Research Assistance: The Center regularly issues a call for Poverty Research Training Fellowships. These fellowships provide affiliates with funding to hire Graduate Student Research (GSR) assistants. The fellowships also provide invaluable training opportunities for graduate students with an interest in poverty related research.
Research Dissemination: The Center provides affiliates with a variety of opportunities to bring their research to a broad audience. Affiliates are encouraged to post summaries of their poverty related research on the Center’s website. They can also create a policy brief that summarizes their research findings for non-academic audiences. There are numerous opportunities to present new research in the center’s seminar series. Media training is also available.
Hosting Seminar Speakers, Visiting Scholars and Conferences: Affiliates can nominate external scholars to present in the center’s seminar series. The center also has funds available to host visiting scholars for up to a week. Visitors are provided with room and board, staff support, and office space from the Center. In addition, affiliates may seek funding and staff support to organize themed conferences related to Center’s core research areas.
Access to Renowned Researchers: Center affiliates and visiting scholars create a vibrant interdisciplinary research community engaged in quantitative and qualitative research. Interaction among community members raises the quality and quantity of multidisciplinary poverty-related research on campus. Opportunities to engage in this community include: participating in the center’s seminar series and conferences, and providing mentoring during the graduate student retreat.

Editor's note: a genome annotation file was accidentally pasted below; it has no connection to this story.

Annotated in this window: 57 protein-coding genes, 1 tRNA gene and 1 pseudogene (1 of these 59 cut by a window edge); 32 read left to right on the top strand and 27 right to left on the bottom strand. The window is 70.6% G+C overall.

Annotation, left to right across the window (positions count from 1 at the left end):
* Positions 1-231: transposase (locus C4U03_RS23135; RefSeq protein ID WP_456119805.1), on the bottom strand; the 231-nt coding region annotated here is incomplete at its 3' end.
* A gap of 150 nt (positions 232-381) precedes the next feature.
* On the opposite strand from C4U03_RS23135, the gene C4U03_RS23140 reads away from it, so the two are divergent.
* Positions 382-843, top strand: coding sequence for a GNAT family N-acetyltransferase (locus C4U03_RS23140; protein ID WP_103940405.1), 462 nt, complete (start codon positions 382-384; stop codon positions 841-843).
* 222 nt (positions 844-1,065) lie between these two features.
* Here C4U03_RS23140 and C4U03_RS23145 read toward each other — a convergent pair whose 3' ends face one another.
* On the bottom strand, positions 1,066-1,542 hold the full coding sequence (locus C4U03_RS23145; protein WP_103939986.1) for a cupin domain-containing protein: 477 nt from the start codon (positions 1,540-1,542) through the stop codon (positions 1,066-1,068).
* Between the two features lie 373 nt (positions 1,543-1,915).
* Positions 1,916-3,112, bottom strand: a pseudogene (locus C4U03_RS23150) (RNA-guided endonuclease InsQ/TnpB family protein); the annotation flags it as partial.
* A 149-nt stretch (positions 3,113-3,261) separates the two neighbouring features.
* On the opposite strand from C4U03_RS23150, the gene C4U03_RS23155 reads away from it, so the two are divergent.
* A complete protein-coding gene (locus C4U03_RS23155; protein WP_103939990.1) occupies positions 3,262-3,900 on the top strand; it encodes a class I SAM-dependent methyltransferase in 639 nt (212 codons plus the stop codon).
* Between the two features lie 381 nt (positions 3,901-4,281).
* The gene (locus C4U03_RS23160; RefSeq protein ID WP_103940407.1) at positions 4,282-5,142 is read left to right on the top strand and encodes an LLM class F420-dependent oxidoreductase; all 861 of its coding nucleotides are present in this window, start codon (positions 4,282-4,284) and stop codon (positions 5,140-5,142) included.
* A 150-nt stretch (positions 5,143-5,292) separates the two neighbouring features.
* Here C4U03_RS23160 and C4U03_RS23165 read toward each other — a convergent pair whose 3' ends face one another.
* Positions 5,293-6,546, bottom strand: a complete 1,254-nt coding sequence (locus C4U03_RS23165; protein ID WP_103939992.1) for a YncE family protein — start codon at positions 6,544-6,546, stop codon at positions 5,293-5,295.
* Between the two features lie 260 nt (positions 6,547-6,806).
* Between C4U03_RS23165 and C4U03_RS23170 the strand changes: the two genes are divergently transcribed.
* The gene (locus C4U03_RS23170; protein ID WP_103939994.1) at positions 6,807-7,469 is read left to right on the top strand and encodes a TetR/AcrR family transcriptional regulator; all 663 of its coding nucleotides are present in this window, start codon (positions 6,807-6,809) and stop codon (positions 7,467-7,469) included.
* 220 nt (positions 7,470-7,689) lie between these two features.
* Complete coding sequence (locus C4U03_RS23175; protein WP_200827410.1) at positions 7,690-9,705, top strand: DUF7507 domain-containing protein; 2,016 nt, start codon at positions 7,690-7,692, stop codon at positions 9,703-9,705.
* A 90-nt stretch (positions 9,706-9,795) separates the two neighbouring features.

From the American Voices Project:
We’re writing to let you know about an exciting new fellowship program for graduating seniors, current graduate students, new Ph.Ds, and anyone who is committed to tackling our country’s most pressing problems. This program is built around a new project, led by top scholars from Stanford University and Princeton University, that will uncover how the American Dream is faring and how inclusive and opportunity-enhancing policy might be designed.
The Institute for Research on Poverty (IRP) at the University of Wisconsin–Madison seeks to fund research on spatial/locational aspects of poverty, a key area of interest identified by the U.S. Department of Health and Human Services Assistant Secretary for Planning and Evaluation, Office of the Assistant Secretary for Planning and Evaluation (ASPE).
Proposals are invited from U.S.-based Ph.D.-holding poverty scholars at all career stages, from postdoctoral fellows to senior faculty, and from all disciplines.*